THY CATAFALQUE – RENGETEG
Thy Catafalque continues their journey, completing each new step with a solid installment of their Slavic-extreme-avantgarde-sometimes ambient-folk metal. There really is no good way of describing Thy Catafalque’s sonic endeavors. You have to hear it to understand. Key words would be prominent ambient backgrounds, weirdly captivating melodies, and consistently colored by unmistakable quality. The band definitely has found a niche of their own, and how many bands can claim that in this day and age. This should be interesting for fans of ambient extreme metal as well as folk metal freaks and followers of progressive rock/metal/extreme metal.
Having established all the great features of this uniquely innovative band, I must say, however, that I found their two last albums to be more captivating than “Rengeteg”. It starts out really well. The two first tracks exemplify the genuine talent and style that makes Thy Catafalque so oddly captivating. But from there on I find myself losing interest. A larger part of the album leans towards ambient extreme metal this time, and I find it somewhat repetitive and less engaging than it was on the last album; “Róka Hasa Rádió”.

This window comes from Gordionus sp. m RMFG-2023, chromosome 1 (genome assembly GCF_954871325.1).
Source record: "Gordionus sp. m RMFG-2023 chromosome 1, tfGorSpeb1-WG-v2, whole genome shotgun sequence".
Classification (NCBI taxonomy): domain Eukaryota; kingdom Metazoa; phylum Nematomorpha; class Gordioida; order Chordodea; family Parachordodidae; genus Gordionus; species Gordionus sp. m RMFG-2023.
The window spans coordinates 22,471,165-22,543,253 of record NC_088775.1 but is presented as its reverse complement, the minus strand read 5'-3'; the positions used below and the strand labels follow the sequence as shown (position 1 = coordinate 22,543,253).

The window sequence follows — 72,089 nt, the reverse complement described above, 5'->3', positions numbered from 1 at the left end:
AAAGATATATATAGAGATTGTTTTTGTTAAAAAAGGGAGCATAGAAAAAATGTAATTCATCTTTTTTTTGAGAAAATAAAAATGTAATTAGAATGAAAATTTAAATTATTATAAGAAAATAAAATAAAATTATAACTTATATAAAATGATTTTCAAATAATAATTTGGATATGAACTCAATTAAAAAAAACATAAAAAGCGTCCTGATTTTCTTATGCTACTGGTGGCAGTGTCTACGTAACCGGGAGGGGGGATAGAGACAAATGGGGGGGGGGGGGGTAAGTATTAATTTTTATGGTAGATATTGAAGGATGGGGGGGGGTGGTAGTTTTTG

I also feel that Thy Catafalque exploits their own formula a bit on “Rengeteg”. Some of the moods and melodies appear fairly similar to stuff from their earlier albums. “Rengeteg” is still a solid album, it just seems like Thy Catafalque have hit a bump in their otherwise quite so exploratory sonic output. Next time around I will expect something new added to the brew. I don’t care if it is melody wise, instrumentally or production wise. They could add a triangle and a screaming monkey for all I care. Just don’t end up copying yourself to any larger extent.
If you haven’t heard the band before I would recommend “Tűnő idő tárlat” or “Róka Hasa Rádió” before this one. Still, if you are a fan I don’t think you’ll be disappointed by “Rengeteg” either. As mentioned above, Thy Catafalque is consistently solid in their output. My preferring of their last album over this one could of course be subjective. But I must say that I think the two first tracks alone make “Rengeteg” worth acquiring.